The idea of becoming the student of anyone with "Bitter" in their description should give you pause; especially when the subject matter is kung fu. Iron greets the unhappy monk and is soon on the defensive against both verbal and physical assault. Nonetheless, the young man learns to walk like a monkey (on clay jugs), crouch like a monkey (to avoid suspended burning sticks), and fight like a monkey (striking sideways and rolling).

The exceptional student is driven by a burning desire: to kill the General and avenge his father's death. The vendetta prevents him from becoming a perfect Buddhist.

Joining the Ching forces, Iron Monkey proves his loyalty by slaughtering dozens of dissidents. He cares nothing for their lives - they are only stepping stones in a journey to earn a private audience with the main bad guy. I cannot agree with the end justifying the means, though Mr. Monkey does ask to see the General after each atrocity. He even fights a number of Shaolin students, including the kind benefactor who pulled him from the woods.

Further innocent lives are spared when the government plots to destroy Shaolin. The furtive Iron Monkey can no longer play the part of willing executioner and he starts killing off the Ching officers in order of seniority. It sucked to be in Hue Yin's billet. That is for certain.

The General's guards are the matter of some effort for our protagonist, two sword masters proving to be particularly difficult, but Iron Monkey finally faces off against the General. I think that the big boss knew Eagle Claw (we see flashbacks of the monkey fighting the eagle).

"Iron Monkey" is a solid old school kung fu flick. The main character studies at a temple under a harsh, but expert, teacher and the fight scenes are filled with elaborate choreography. During the battle with the General's guards, Iron Monkey uses a spear and the fight scene is especially good. I recommend it to anyone who enjoys weapon fu. Now, if I could only reconcile the protagonist contributing to the deaths of all those poor people...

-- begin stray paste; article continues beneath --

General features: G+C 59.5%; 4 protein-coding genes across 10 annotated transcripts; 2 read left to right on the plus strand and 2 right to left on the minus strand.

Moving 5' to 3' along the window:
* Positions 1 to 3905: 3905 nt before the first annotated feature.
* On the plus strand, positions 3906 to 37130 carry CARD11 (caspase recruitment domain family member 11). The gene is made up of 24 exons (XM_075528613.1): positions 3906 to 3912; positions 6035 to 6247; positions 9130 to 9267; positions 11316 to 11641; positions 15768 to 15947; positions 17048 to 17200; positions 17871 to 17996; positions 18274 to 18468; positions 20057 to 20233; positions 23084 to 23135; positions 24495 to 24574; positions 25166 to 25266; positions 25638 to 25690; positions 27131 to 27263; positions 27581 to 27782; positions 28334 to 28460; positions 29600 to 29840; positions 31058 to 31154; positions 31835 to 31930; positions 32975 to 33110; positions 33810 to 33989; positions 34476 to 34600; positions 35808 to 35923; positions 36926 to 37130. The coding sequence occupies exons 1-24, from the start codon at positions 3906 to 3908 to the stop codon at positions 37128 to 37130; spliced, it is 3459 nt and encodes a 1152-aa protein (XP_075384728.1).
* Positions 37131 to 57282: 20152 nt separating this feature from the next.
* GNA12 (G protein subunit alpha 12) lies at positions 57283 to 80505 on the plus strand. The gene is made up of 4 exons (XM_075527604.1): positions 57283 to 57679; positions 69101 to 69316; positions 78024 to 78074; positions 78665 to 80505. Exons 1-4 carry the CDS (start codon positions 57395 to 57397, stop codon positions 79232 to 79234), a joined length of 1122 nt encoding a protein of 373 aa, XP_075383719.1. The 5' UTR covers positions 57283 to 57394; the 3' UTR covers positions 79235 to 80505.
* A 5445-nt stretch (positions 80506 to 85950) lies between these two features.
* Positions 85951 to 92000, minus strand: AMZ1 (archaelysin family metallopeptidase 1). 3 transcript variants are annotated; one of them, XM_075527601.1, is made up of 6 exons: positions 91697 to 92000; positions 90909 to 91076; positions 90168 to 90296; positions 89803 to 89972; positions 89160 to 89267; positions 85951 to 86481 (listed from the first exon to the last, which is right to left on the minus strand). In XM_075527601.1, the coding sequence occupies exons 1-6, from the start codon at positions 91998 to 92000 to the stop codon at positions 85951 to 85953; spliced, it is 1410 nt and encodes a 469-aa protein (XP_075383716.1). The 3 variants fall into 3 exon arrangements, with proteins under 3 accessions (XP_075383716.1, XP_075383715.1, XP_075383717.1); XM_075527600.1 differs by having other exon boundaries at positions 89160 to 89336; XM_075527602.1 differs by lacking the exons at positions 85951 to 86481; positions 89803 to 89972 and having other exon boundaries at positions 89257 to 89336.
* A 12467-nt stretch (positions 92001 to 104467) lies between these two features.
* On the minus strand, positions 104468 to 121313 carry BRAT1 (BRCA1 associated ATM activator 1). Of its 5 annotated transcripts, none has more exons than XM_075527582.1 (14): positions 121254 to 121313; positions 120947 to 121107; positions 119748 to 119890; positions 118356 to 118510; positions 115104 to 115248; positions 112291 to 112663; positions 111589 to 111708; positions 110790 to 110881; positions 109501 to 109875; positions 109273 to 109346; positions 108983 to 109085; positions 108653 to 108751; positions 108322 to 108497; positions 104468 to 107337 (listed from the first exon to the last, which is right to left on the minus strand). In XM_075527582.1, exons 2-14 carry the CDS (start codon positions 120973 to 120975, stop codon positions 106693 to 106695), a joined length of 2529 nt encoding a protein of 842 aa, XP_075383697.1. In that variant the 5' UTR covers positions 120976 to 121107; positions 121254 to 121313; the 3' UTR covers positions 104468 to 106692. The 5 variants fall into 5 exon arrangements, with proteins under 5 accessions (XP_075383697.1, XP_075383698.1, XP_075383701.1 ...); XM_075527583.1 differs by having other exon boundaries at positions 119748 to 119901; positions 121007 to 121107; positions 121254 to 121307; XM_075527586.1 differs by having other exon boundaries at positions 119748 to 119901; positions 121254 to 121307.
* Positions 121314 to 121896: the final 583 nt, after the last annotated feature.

Things I Learned From This Movie: 

  • The Ching Dynasty did not like monkeys.
  • China has a patron saint of lost causes.
  • Shaolin is like a soup kitchen, but with kung fu.
  • Bald people are pure of heart.
  • Buddha needs to go on a diet.
  • Being punched three times in the chest is fatal.
  • People make the funniest faces when they are strangled to death.

Stuff To Watch For: 

  • 7 mins - You have wooden poles. They are using swords. Good-bye!
  • 19 mins - Rain, just like a Kurosawa film. Okay, maybe not just like one, but it is raining.
  • 32 mins - The temple must buy bleach in bulk.
  • 50 mins - And now the "playing with the monkey" jokes start.
  • 72 mins - What an interesting way to scalp a man...
  • 81 mins - This is the Chinese version of Whack-a-Mole.

 Audio clips in wav formatSOUNDSStarving actors speak out 

Green Music Note ironmonkey1.wav Student: "Teacher, he steals food like a monkey, and climbs like a monkey as well. Call him 'Iron Monkey.'"
Green Music Note ironmonkey2.wav Abbott: "The Chings now rule here, and all people must obey them. But, in this temple, we serve only God, the great Lord Buddha himself. Please leave!"
Green Music Note ironmonkey3.wav Iron Monkey: "May I thank the General in person?"
Captain: "Hmm. Well, if you want the honor of seeing the General himself, you'll have to kill some more Chinese first."
Green Music Note ironmonkey4.wav General: "Just why did you pretend to become our man?"
Iron Monkey: "Only for one purpose. That was to kill you!"

 Click for a larger imageIMAGESScenes from the movie 


 Watch a sceneVIDEOMPEG video files 

Video Clipironmonkey1.mpg - 2.3m
Iron Monkey fights one of the two Captains, whose kung fu is not nearly as powerful as that of the young Shaolin disciple. The final outcome of this contest is obvious.